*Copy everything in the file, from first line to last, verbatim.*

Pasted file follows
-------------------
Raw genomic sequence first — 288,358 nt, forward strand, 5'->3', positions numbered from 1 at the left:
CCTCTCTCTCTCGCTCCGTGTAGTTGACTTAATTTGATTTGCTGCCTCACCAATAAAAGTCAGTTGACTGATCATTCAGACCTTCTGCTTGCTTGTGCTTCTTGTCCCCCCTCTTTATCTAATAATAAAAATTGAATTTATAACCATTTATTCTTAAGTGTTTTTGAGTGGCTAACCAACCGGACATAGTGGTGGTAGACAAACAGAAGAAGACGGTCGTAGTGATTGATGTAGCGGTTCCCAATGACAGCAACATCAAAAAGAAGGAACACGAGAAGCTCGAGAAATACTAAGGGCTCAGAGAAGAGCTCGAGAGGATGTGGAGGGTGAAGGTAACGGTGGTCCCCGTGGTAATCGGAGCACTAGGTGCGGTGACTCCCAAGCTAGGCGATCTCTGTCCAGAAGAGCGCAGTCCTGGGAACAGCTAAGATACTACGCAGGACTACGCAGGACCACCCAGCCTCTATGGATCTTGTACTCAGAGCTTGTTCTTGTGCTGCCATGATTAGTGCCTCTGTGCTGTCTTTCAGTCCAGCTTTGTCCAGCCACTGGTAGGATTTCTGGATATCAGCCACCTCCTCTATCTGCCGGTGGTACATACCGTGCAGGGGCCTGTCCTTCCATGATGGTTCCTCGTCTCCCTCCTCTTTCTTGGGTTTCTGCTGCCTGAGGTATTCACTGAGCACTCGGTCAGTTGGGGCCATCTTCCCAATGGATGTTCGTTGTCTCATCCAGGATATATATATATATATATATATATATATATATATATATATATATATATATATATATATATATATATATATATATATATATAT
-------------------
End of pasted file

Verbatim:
Raw genomic sequence first — 288,358 nt, forward strand, 5'->3', positions numbered from 1 at the left:
CCTCTCTCTCTCGCTCCGTGTAGTTGACTTAATTTGATTTGCTGCCTCACCAATAAAAGTCAGTTGACTGATCATTCAGACCTTCTGCTTGCTTGTGCTTCTTGTCCCCCCTCTTTATCTAATAATAAAAATTGAATTTATAACCATTTATTCTTAAGTGTTTTTGAGTGGCTAACCAACCGGACATAGTGGTGGTAGACAAACAGAAGAAGACGGTCGTAGTGATTGATGTAGCGGTTCCCAATGACAGCAACATCAAAAAGAAGGAACACGAGAAGCTCGAGAAATACTAAGGGCTCAGAGAAGAGCTCGAGAGGATGTGGAGGGTGAAGGTAACGGTGGTCCCCGTGGTAATCGGAGCACTAGGTGCGGTGACTCCCAAGCTAGGCGATCTCTGTCCAGAAGAGCGCAGTCCTGGGAACAGCTAAGATACTACGCAGGACTACGCAGGACCACCCAGCCTCTATGGATCTTGTACTCAGAGCTTGTTCTTGTGCTGCCATGATTAGTGCCTCTGTGCTGTCTTTCAGTCCAGCTTTGTCCAGCCACTGGTAGGATTTCTGGATATCAGCCACCTCCTCTATCTGCCGGTGGTACATACCGTGCAGGGGCCTGTCCTTCCATGATGGTTCCTCGTCTCCCTCCTCTTTCTTGGGTTTCTGCTGCCTGAGGTATTCACTGAGCACTCGGTCAGTTGGGGCCATCTTCCCAATGGATGTTCGTTGTCTCATCCAGGATATATATATATATATATATATATATATATATATATATATATATATATATATATATATATATATATATATATATATATATAT